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The Shriners' Hospital for Crippled Children, St. Louis, Missouri, and the Washington University Medical School, St. Louis, Missouri.
J Bone Joint Surg Am, 1932 Oct 01;14(4):867-881
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A comparison of twenty-six paralytic dislocations of the hip with seventy-five severely paralyzed hips which did not dislocate reveals the fact that no definite type of paralysis was responsible for the dislocation, but that dislocation was most frequent in hips with strong flexors, adductors, and internal rotators and weak extensors, abductors, and external rotators. Of the above muscle groups the abductors appeared to be the most important in maintaining the stability of the hip as we had no cases in which dislocation occurred in the presence of good abductors.

A study of the x-rays of these cases revealed the fact that in paralytic hips which had dislocated the acetabulum was poor and severe coxa valga was usually present. However, it is to be emphasized that these deformities were probably the result of the paralysis and dislocation rather than the cause, as we do not believe that there were any congenital abnormalities in these cases.

We were impressed by the fact that nearly all of the hips which dislocated presented a definite deformity. As any severely paralyzed hip is liable to dislocate, we believe that the prevention of deformities is especially important in these cases. We were further impressed by the fact that the deformities were not always the direct result of muscle imbalance, but in many cases seemed to have been the result of habitual posture. Consequently, we believe that patients with severely paralyzed hips should spend much of their time with the hips in a position of extension and abduction and external rotation.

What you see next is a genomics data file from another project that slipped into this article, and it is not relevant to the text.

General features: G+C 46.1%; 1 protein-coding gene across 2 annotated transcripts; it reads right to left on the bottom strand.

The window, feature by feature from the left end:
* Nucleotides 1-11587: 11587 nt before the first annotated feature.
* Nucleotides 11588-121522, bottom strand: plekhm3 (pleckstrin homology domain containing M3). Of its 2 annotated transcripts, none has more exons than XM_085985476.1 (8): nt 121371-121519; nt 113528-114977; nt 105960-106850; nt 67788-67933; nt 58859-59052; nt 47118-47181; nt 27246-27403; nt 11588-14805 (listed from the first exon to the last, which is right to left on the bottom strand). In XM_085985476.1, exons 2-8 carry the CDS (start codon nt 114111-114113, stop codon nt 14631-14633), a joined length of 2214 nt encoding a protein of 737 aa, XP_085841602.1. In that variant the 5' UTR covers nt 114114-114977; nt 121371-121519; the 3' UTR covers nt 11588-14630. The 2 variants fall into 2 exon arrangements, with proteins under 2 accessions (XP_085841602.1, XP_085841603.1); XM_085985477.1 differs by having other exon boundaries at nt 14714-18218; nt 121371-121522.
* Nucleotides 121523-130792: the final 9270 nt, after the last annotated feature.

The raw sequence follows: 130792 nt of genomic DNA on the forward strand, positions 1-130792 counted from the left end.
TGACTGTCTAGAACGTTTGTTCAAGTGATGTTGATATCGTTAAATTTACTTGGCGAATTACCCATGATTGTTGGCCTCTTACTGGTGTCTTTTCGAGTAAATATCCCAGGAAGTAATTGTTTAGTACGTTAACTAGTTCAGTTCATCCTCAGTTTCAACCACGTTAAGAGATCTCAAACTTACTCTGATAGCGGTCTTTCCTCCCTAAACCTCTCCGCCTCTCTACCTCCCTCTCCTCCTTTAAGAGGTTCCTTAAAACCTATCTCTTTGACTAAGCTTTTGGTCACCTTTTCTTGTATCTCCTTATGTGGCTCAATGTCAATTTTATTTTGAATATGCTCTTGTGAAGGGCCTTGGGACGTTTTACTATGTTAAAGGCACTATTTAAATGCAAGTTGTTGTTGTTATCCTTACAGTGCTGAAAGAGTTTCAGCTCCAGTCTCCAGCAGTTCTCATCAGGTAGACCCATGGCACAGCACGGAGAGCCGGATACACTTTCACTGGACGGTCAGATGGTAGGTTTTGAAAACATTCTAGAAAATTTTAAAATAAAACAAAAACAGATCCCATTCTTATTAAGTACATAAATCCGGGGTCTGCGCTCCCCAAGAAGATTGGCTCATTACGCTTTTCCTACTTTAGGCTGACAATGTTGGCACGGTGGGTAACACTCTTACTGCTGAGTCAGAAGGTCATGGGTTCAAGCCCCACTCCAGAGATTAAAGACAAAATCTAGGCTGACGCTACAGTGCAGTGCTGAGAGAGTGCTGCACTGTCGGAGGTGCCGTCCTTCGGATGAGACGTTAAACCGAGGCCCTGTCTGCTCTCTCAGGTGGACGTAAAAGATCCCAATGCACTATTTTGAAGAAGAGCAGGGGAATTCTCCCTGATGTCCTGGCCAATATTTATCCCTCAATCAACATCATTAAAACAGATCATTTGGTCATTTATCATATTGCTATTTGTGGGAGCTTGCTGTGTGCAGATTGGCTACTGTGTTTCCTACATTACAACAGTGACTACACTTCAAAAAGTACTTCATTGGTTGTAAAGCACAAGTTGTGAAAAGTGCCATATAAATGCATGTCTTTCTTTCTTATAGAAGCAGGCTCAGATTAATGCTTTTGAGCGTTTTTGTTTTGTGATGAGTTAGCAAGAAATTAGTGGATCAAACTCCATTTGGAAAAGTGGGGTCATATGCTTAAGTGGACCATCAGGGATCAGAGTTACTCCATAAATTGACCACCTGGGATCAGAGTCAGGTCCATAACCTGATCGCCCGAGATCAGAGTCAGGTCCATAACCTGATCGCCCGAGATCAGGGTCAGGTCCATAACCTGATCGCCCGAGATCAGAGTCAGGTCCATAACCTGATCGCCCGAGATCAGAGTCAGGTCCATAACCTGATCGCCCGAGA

Operative treatment should be considered in those cases in which conservative treatment has failed or in which there is no reasonable hope that conservative treatment (that is, correction of deformities and maintenance of abduction) will lead to a cure. Contra-indications to operation are such poor general condition that the operation would be unusually dangerous, and such extensive paralysis that even with a stable hip it would not be possible for the patient to walk on crutches and braces. The operation recommended is the shelf operation and we believe that an accurate placing of the shelf is more important than its size, as we have found small shelves just as efficient as large ones.

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    These activities have been planned and implemented in accordance with the Essential Areas and policies of the Accreditation Council for Continuing Medical Education (ACCME) through the joint sponsorship of the American Academy of Orthopaedic Surgeons and The Journal of Bone and Joint Surgery, Inc. The American Academy of Orthopaedic Surgeons is accredited by the ACCME to provide continuing medical education for physicians.
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